The first thing that you will obviously need to do is import the data onto Tableau. So quickly follow the below steps:
- Since the data is in an Excel File, click on Excel and choose the Sample – Superstore.xls file to get :
- You can see three sheets on the screen, but we are only going to be dealing with Orders here, so go ahead and drag the same on Drag sheets here :
Uh oh, the imported data looks a bit different for the first few rows. Don’t worry, the solution lies right ahead.
3. You see the option of Use Data Interpreter? Click on it to get the following clean view :
All that messy data magically disappeared!
If you open the Excel data file, you will see some metadata in it, i.e. information about data :
Tableau imports the entire data file as is, but anticipating such discrepancies, explicitly provides a solution in the form of a Data Interpreter. If you wish to view the exact changes that it made, click on Review the results, and choose the Orders tab in the opened Excel sheet.
As it will show, it simply removed the erroneous data.
2.2 Data Visualisations
As soon as you had imported your dataset, next to the Data Source tab near the bottom of the screen, you immediately must have seen Go to Worksheet. A Worksheet is where you make all of your graphs, so click on that tab to reach the following screen :
Don’t get overwhelmed by the various elements that you see here, we will cover them all one by one.
Let’s start with Dimensions and Measures :
Moving onto Shelves :
Visualisation in Tableau is possible through dragging and dropping Measures and Dimensions onto these different Shelves.
Rows and Columns : Represent the x and y – axis of your graphs / charts.
Filter : Filters help you view a strained version of your data. For example, instead of seeing the combined Sales of all the Categories, you can look at a specific one, such as just Furniture.
Pages : Pages work on the same principle as Filters, with the difference that you can actually see the changes as you shift between the Paged values. Remember that Rosling chart? You can easily make one of your own using Pages.
Marks : The Marks property is used to control the mark types of your data. You may choose to represent your data using different shapes, sizes or text.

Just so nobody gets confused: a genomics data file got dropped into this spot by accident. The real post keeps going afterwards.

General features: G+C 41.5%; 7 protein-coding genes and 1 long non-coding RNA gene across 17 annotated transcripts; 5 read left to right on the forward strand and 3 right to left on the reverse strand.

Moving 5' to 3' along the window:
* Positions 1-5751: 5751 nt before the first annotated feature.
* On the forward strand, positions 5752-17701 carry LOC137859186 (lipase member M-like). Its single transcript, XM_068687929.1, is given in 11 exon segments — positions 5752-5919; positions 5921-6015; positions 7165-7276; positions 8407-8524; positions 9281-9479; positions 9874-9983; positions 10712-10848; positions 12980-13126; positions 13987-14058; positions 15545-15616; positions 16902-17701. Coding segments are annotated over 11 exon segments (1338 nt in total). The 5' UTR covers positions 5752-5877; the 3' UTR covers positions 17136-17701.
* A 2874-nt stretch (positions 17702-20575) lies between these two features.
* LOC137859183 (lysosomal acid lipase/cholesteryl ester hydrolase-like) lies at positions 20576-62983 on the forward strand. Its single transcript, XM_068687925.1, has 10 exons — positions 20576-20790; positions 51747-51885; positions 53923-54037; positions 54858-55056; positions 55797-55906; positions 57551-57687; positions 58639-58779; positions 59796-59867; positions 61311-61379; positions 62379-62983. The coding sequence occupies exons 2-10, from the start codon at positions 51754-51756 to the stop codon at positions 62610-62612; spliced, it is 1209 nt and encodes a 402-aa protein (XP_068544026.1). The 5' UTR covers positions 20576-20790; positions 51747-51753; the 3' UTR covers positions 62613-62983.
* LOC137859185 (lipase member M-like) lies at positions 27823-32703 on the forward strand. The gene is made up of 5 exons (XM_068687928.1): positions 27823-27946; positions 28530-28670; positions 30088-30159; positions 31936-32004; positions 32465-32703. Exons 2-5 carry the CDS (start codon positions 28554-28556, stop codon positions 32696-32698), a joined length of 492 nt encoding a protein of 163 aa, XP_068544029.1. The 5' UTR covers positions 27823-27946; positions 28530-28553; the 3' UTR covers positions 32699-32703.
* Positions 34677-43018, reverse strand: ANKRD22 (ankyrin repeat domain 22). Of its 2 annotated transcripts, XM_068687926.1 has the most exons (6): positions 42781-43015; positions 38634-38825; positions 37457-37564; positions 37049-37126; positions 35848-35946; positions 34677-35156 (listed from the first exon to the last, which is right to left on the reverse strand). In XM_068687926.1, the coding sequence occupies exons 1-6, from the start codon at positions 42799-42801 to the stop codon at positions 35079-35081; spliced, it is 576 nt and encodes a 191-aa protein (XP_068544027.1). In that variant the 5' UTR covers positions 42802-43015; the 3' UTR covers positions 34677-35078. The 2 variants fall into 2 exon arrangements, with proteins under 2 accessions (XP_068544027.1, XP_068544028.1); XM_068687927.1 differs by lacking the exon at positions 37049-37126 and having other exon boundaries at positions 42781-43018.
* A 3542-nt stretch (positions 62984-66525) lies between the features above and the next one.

And finally there is Show Me, the brain of Tableau!
When you drag and drop fields onto the visualisation area, Tableau makes default graphs for you, as we shall see soon, but you can change these by referring to the Show Me option.
Note : Not every graph can be made with any combination of Dimensions or Measures. Each graph has its own conditions for the number and types of fields that can be used, which we shall discuss next.
2.3 Various Graphs and Charts
So far we have pretty much covered the requisite theoretical knowledge. Lets finally begin with some visualisations now.
I personally prefer to start from the shallow side of the pool, slowly swimming towards the deeper end. So I would suggest beginning by getting an overview of the Superstore Sales and Profit Statistics. That would include the Net Sales, the Net Profit and the growth of the two measures, to name a few. Here is a gist of what we will be making :
From what can be observed, the net Sales are on the rise, but the Profit is creeping up slowly. We can also quite clearly see the peak Sales Months, which could be attributed to various reasons. We can only know more as we explore more.
Before we start, there is one thing that I would like to recommend and that is you name your Worksheets as being done here. Since I will be referencing them back and forth throughout the article, it will be easier for you to follow.
Let’s begin with the simplest visualisation, and that is displaying the Net Statistics numbers. Tableau, being as smart as it is, automatically computes such values under Measure Names and Measure Values. Follow these steps to make what is called a Text Table :